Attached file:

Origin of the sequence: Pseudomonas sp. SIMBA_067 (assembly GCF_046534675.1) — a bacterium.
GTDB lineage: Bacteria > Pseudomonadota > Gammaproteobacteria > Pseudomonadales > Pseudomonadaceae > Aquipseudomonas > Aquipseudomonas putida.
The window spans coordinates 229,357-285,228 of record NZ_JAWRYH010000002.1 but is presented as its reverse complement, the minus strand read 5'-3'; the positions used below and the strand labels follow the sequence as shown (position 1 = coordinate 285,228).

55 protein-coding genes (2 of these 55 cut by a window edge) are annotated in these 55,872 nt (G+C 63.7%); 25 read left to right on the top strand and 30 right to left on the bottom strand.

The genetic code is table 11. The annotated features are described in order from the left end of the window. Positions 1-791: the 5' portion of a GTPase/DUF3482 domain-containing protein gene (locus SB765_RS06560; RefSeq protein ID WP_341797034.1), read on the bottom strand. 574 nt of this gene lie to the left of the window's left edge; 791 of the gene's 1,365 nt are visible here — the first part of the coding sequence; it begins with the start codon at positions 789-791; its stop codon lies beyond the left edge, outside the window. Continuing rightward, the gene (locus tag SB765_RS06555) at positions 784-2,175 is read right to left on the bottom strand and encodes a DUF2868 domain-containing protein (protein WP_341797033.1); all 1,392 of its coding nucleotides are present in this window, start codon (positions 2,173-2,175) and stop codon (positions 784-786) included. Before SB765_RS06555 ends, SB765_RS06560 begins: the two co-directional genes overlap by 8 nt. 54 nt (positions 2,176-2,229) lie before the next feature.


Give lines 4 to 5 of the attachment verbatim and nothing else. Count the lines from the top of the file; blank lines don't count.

55 protein-coding genes (2 of these 55 cut by a window edge) are annotated in these 55,872 nt (G+C 63.7%); 25 read left to right on the top strand and 30 right to left on the bottom strand.

The genetic code is table 11. The annotated features are described in order from the left end of the window. Positions 1-791: the 5' portion of a GTPase/DUF3482 domain-containing protein gene (locus SB765_RS06560; RefSeq protein ID WP_341797034.1), read on the bottom strand. 574 nt of this gene lie to the left of the window's left edge; 791 of the gene's 1,365 nt are visible here — the first part of the coding sequence; it begins with the start codon at positions 789-791; its stop codon lies beyond the left edge, outside the window. Continuing rightward, the gene (locus tag SB765_RS06555) at positions 784-2,175 is read right to left on the bottom strand and encodes a DUF2868 domain-containing protein (protein WP_341797033.1); all 1,392 of its coding nucleotides are present in this window, start codon (positions 2,173-2,175) and stop codon (positions 784-786) included. Before SB765_RS06555 ends, SB765_RS06560 begins: the two co-directional genes overlap by 8 nt. 54 nt (positions 2,176-2,229) lie before the next feature.